Oh, I am full of excuses. I got lots of them. See, I’ve been out of town for a few weeks so far this summer. We had a lovely vacation with our little girls. Plus I was gone for a bicycle race for a weekend which involved some preparation time as well. Then I had a memorial service to attend.

And those are just my conflicts.

Everyone else has been exceptionally busy as well. Summer is the time of our seasonal, tourism-related work around here. Everyone is out to make their money. Our retired persons are rarely fully retired in the summer. Our younger persons are thoroughly employed. And all of us have our Alaskan summertime visitors and play the part of host and tour guide.

So, we’re in a little dry spell.

Perhaps these questions from Verge Network could help us start seeing some growth again:

1. What was the best part of your community this past season?

God loves to give us stories that make us smile, laugh, and remember with joy His goodness. Every community has experienced the goodness of God no matter the season they have faced.

Reflect on the stories of redemption, transformation, fun, joy, and God’s breakthroughs this last season.

2. How has a love for God increased in the people in and around your community?

It may be in a few individuals or it may be the whole community, but there is no doubt that a love for God increases around a community pursuing Him and His mission. Who have seen grow in their love for God and how have you? Have you shared that with them?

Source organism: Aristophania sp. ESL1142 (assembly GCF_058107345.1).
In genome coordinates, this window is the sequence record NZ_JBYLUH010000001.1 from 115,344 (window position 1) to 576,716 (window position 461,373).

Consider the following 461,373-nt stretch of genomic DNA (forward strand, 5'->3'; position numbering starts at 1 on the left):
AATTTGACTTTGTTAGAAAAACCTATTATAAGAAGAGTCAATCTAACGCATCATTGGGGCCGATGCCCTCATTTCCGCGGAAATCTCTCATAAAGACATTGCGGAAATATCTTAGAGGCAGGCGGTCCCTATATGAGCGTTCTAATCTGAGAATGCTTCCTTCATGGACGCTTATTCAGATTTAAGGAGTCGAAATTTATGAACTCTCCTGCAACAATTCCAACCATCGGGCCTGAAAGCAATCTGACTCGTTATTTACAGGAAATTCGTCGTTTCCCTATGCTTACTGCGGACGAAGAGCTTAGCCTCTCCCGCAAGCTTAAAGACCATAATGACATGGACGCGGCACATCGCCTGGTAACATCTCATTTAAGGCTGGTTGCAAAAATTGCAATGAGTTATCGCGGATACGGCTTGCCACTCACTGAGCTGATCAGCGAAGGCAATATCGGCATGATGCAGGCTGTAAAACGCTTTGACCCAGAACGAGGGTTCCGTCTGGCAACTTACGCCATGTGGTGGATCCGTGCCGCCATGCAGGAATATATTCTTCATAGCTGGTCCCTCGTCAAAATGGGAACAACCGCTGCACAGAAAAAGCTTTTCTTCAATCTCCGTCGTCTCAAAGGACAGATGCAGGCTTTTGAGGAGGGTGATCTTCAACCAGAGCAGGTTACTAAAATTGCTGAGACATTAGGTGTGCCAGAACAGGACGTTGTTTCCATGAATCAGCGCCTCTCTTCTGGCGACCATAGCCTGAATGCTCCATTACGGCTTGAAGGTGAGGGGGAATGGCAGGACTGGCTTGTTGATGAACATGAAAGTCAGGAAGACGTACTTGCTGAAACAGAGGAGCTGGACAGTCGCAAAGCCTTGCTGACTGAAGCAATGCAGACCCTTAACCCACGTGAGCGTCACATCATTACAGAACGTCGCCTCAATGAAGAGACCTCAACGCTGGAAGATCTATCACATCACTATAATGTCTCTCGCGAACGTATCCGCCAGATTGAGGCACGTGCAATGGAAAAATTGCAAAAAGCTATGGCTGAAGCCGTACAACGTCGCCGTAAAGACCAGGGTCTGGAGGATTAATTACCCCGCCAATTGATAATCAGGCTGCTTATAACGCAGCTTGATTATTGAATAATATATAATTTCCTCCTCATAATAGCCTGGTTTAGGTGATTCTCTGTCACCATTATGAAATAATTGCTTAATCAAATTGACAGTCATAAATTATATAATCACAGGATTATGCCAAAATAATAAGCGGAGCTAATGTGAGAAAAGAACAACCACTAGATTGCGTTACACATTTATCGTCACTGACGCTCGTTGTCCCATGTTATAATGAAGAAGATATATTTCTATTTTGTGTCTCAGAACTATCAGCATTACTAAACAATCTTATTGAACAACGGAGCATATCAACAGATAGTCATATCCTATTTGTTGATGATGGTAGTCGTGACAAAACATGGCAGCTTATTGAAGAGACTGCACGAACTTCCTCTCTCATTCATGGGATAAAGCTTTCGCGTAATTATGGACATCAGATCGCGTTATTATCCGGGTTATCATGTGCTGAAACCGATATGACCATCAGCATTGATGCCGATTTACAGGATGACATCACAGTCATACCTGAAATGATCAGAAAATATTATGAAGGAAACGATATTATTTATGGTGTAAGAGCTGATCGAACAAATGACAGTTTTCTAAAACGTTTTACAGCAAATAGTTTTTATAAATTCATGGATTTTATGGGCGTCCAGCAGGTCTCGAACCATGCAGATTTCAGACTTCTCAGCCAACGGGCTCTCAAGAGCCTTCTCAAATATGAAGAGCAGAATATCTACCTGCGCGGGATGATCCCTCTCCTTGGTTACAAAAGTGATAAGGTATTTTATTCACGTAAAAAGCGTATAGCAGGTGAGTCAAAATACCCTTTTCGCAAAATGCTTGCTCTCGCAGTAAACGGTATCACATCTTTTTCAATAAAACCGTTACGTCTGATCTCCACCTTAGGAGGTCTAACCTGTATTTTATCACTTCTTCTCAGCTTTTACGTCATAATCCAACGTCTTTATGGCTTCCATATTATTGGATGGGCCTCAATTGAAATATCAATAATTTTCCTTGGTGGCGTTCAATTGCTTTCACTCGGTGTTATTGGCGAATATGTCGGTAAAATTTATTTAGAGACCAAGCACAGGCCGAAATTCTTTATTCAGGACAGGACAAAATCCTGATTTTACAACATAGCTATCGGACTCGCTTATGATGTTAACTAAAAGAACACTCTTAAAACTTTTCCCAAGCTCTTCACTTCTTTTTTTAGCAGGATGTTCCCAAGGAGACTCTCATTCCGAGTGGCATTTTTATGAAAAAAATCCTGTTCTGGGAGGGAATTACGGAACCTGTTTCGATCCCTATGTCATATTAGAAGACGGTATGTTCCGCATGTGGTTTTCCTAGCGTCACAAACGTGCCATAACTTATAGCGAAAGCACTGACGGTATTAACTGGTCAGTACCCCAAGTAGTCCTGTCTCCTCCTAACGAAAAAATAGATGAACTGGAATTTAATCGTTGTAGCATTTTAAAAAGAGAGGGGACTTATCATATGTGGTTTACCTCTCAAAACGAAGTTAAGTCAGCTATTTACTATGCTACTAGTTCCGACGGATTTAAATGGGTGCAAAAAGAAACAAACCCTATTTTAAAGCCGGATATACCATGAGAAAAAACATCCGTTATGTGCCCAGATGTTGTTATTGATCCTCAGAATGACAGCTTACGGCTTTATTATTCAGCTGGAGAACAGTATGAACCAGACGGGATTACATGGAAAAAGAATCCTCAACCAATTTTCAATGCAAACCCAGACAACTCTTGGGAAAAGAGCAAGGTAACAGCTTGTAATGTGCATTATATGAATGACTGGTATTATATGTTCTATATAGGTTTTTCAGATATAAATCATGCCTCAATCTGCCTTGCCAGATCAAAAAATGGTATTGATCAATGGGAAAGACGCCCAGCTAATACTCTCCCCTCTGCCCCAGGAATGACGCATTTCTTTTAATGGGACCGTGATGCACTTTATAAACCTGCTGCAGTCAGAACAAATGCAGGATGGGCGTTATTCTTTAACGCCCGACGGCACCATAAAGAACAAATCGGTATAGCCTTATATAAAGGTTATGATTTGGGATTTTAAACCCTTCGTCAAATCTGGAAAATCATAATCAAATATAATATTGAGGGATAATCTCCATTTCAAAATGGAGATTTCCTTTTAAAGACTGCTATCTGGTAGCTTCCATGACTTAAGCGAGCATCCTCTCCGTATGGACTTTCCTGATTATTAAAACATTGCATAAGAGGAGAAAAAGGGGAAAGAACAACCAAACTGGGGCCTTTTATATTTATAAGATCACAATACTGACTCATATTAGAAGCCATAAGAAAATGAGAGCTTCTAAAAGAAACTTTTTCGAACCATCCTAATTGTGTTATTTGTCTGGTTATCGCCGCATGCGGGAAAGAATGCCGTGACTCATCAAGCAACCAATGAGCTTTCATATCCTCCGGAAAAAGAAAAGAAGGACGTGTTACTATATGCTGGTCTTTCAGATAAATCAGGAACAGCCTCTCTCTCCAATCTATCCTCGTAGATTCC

Reflect on how God’s love has become more tangible during this season.

3. How have people felt the love of God through others in your community this past season?

When the community becomes family you begin to see their gifts, time, energy, and emotions be used for the good of others. How have you seen God’s love manifest through the people in your community to one another.

Reflect on how the community has loved one another well during this last season.

4. How have those outside the community experienced the gospel as good news in word or deed over this season?

It may be one person or it could be many who have experienced the good news of Jesus Christ through your community. They may have heard the good news and seen it in how you serve others.

Reflect on how your community has extended God’s love to those who don’t follow God yet.

(Picture Credit/Creative Commons)

“Imagine This” — A Vision Based on on Alan Hirsch

Imagine by Flickr user Flying High.

Imagine this…

 

What if every Jesus-following man or woman in our cities made it a priority to intentionally make space for sustainable and loving relationships with just two or three others, and asked them to do the same? Within 50 years, what kind of impact could we make?  Our hope is that the Rule and Reign of God would be proclaimed and demonstrated in every life around us.

(Quote via Forge America / Photo credit/creative Commons)